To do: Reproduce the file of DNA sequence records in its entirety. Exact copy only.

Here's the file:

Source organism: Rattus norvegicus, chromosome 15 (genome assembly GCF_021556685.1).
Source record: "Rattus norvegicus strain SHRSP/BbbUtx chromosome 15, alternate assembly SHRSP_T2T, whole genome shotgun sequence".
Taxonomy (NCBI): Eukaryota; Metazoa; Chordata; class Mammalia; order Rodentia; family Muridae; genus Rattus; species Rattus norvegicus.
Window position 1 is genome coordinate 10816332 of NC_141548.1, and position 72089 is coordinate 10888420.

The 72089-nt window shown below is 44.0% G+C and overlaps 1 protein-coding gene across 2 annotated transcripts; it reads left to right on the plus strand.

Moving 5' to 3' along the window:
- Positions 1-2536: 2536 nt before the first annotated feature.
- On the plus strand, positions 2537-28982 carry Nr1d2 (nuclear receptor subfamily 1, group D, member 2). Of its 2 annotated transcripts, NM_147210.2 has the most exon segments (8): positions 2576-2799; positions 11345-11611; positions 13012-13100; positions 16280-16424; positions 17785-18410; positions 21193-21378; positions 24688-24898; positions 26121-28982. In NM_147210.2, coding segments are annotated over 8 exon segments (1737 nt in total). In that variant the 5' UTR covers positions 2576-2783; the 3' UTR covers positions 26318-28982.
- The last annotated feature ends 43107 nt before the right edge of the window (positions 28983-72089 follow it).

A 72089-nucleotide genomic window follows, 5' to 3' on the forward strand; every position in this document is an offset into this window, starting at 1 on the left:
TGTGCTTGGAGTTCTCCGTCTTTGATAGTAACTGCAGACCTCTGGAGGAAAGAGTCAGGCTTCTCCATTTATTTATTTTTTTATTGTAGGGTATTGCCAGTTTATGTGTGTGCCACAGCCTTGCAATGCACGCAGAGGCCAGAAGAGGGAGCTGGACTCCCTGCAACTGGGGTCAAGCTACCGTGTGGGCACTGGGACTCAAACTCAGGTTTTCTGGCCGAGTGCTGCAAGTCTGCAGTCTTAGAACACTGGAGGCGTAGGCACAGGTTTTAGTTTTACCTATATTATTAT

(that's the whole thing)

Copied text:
Source organism: Rattus norvegicus, chromosome 15 (genome assembly GCF_021556685.1).
Source record: "Rattus norvegicus strain SHRSP/BbbUtx chromosome 15, alternate assembly SHRSP_T2T, whole genome shotgun sequence".
Taxonomy (NCBI): Eukaryota; Metazoa; Chordata; class Mammalia; order Rodentia; family Muridae; genus Rattus; species Rattus norvegicus.
Window position 1 is genome coordinate 10816332 of NC_141548.1, and position 72089 is coordinate 10888420.

The 72089-nt window shown below is 44.0% G+C and overlaps 1 protein-coding gene across 2 annotated transcripts; it reads left to right on the plus strand.

Moving 5' to 3' along the window:
- Positions 1-2536: 2536 nt before the first annotated feature.
- On the plus strand, positions 2537-28982 carry Nr1d2 (nuclear receptor subfamily 1, group D, member 2). Of its 2 annotated transcripts, NM_147210.2 has the most exon segments (8): positions 2576-2799; positions 11345-11611; positions 13012-13100; positions 16280-16424; positions 17785-18410; positions 21193-21378; positions 24688-24898; positions 26121-28982. In NM_147210.2, coding segments are annotated over 8 exon segments (1737 nt in total). In that variant the 5' UTR covers positions 2576-2783; the 3' UTR covers positions 26318-28982.
- The last annotated feature ends 43107 nt before the right edge of the window (positions 28983-72089 follow it).

A 72089-nucleotide genomic window follows, 5' to 3' on the forward strand; every position in this document is an offset into this window, starting at 1 on the left:
TGTGCTTGGAGTTCTCCGTCTTTGATAGTAACTGCAGACCTCTGGAGGAAAGAGTCAGGCTTCTCCATTTATTTATTTTTTTATTGTAGGGTATTGCCAGTTTATGTGTGTGCCACAGCCTTGCAATGCACGCAGAGGCCAGAAGAGGGAGCTGGACTCCCTGCAACTGGGGTCAAGCTACCGTGTGGGCACTGGGACTCAAACTCAGGTTTTCTGGCCGAGTGCTGCAAGTCTGCAGTCTTAGAACACTGGAGGCGTAGGCACAGGTTTTAGTTTTACCTATATTATTAT